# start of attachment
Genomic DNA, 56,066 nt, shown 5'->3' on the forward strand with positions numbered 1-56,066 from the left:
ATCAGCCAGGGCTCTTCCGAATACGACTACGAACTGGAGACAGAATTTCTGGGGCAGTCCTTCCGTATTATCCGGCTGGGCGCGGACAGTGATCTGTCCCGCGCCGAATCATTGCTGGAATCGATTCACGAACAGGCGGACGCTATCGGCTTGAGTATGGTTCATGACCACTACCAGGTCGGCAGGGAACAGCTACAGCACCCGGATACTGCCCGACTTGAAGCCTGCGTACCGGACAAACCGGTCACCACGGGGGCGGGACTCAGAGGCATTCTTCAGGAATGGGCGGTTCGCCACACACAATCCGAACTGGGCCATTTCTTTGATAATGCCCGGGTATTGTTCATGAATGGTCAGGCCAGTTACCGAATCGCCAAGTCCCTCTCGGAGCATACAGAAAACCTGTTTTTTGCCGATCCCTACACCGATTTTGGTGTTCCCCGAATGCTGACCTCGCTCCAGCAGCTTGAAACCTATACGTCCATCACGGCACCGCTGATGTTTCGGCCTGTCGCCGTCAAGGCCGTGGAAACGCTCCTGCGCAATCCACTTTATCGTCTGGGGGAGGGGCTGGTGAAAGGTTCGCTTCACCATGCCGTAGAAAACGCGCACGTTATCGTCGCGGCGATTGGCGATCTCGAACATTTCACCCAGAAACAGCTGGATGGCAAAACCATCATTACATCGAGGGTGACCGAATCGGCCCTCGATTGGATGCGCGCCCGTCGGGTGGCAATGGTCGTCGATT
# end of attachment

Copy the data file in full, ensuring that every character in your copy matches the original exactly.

Genomic DNA, 56,066 nt, shown 5'->3' on the forward strand with positions numbered 1-56,066 from the left:
ATCAGCCAGGGCTCTTCCGAATACGACTACGAACTGGAGACAGAATTTCTGGGGCAGTCCTTCCGTATTATCCGGCTGGGCGCGGACAGTGATCTGTCCCGCGCCGAATCATTGCTGGAATCGATTCACGAACAGGCGGACGCTATCGGCTTGAGTATGGTTCATGACCACTACCAGGTCGGCAGGGAACAGCTACAGCACCCGGATACTGCCCGACTTGAAGCCTGCGTACCGGACAAACCGGTCACCACGGGGGCGGGACTCAGAGGCATTCTTCAGGAATGGGCGGTTCGCCACACACAATCCGAACTGGGCCATTTCTTTGATAATGCCCGGGTATTGTTCATGAATGGTCAGGCCAGTTACCGAATCGCCAAGTCCCTCTCGGAGCATACAGAAAACCTGTTTTTTGCCGATCCCTACACCGATTTTGGTGTTCCCCGAATGCTGACCTCGCTCCAGCAGCTTGAAACCTATACGTCCATCACGGCACCGCTGATGTTTCGGCCTGTCGCCGTCAAGGCCGTGGAAACGCTCCTGCGCAATCCACTTTATCGTCTGGGGGAGGGGCTGGTGAAAGGTTCGCTTCACCATGCCGTAGAAAACGCGCACGTTATCGTCGCGGCGATTGGCGATCTCGAACATTTCACCCAGAAACAGCTGGATGGCAAAACCATCATTACATCGAGGGTGACCGAATCGGCCCTCGATTGGATGCGCGCCCGTCGGGTGGCAATGGTCGTCGATT